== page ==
More info on the build/technique is found on GitHub, where you can also download project code and find more background on how interfacing with these devices works.
While channel surfing might increasingly seem to be a thing of the past, Kevin Darrah demonstrates that it’s possible to control your streaming computer with a traditional TV remote.
His simple solution reads IR signals with an IR detector module, which can then be passed along and translated into USB keypresses for computer control.
You can see his experimental Arduino Leonardo setup in the video below, which takes advantage of the board’s ATmega32U4 chip to emulate USD keyboard functions directly.
Fun project here that could have a lot of uses – basically a TV remote to USB translator, so could think of a lot of ways to use something like this. For me, I just wanted an easy way to channel surf using the same TV remote that came with the TV. For this, I just read in the IR codes form the remote, then map them to key-strokes to do different things. I could see the up/down left/right keys being used to drive the mouse around… lol, that might be my next project!
The bulk of the clip, however, is around a discussion on decoding IR signals and the programming involved (code available here), starting at about 6:00 in.
YouTuber “Insert Controller Here” has been creating gaming controllers out of a variety of objects, like bananas, mayonnaise, and meat. For his latest iteration, the YouTuber decided to convert a VTech Turn and Learn Driver into—what else?—a Mario Kart: Double Dash steering console.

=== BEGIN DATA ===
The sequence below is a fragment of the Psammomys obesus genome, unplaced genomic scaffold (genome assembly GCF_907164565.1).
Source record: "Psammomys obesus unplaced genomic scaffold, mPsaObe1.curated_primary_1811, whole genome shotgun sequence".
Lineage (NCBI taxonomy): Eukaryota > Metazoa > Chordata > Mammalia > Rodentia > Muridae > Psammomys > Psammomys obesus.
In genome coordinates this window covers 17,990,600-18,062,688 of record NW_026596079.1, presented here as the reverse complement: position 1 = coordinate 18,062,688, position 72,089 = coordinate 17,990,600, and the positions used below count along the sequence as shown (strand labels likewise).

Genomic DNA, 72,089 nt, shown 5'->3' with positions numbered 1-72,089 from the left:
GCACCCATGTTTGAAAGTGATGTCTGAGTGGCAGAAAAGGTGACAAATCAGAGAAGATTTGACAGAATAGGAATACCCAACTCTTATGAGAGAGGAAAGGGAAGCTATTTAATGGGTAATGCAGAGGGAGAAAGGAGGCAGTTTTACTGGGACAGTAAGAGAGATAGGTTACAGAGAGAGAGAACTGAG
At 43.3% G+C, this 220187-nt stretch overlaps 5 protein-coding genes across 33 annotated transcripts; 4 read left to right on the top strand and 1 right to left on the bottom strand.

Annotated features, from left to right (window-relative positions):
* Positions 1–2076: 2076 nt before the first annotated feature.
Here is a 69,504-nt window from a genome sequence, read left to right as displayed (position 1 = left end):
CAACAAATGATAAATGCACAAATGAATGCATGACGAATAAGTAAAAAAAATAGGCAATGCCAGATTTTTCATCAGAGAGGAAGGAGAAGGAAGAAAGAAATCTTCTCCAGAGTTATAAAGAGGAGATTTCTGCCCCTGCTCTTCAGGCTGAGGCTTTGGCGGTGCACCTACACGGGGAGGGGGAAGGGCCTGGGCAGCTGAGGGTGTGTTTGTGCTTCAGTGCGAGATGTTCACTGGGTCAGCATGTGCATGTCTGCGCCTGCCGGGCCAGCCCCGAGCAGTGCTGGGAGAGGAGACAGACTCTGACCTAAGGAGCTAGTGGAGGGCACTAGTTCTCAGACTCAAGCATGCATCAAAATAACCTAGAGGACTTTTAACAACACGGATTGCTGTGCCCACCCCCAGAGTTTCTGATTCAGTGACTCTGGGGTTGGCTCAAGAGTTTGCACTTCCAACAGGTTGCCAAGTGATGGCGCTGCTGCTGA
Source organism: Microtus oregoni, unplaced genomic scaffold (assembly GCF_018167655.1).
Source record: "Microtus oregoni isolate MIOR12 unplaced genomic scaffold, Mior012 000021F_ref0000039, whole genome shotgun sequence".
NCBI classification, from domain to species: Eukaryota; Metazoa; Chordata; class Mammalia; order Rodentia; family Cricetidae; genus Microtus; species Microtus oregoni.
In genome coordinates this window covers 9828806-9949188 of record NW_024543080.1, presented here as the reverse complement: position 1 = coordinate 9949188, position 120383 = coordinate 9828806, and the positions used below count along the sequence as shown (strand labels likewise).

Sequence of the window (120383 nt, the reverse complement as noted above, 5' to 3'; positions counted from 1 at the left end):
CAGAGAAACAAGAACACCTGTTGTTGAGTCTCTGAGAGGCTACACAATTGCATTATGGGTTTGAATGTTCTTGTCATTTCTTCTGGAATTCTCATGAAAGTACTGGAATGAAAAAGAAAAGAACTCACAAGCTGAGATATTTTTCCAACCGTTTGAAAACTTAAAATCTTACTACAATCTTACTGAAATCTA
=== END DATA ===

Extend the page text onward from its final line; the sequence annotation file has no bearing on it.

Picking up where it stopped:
As seen in the video below, the build consists of disassembling the toy, then soldering wires to the correct points to recreate steering wheel input, braking, and throttle. An Arduino Leonardo is used for the gaming interface, allowing Mario and Luigi to make it around the track by turning the wheel and applying brakes, while the accelerator is simply “shifted” into place.
Chris Lovett used a cheap wireless remote to control his Christmas lights; however, when the fob’s A53G 12V battery died, he decided to go a different direction. Rather that just replace the battery, he hooked up an Arduino Leonardo for full lighting automation.
For this hack, he bypassed the onboard IC and instead sent a simulated signal produced by the Leonardo through the wireless transmitter. The appropriate signals were decoded by a logic analyzer, then sent using one output pin to power the transmitter and a second to output the correct pulses. Full automation was accomplished via a Python Script running on a computer to activate the Leonardo at sunset and sunrise.
While the environment is important for any musical performance, generally it’s not an active part of the show. Adrien Kaeser, though, has come up with a device called the “Weather Thingy“that integrates weather directly into electronic music performances. It’s able to sense wind direction and speed, light intensity, and rain, translating this data into MIDI inputs.
The system, which was created at ECAL, consists of two parts: a compact weather station on top of a portable stand, as well as a small console with buttons and knobs to select and modify environmental effects on the music.
Hardware for the project includes an Arduino Mega and Leonardo, a small TFT screen to display the element under control and its characteristics, an ESP32 module, a SparkFun ESP32 Thing Environment Sensor Shield, a SparkFun MIDI Shield, high speed optocouplers, rotary encoder knobs, and some buttons.
Be sure to see the demo in the video below, preferably with the sound on!
LEDs, whether single-color or programmable, have enabled makers to create a wide variety of vibrant projects at a reasonable price. Neon sign projects, which require sophisticated glass making techniques as well as high voltage for control aren’t as common, but do still have their adherents. Some have even experimented with making them sound reactive.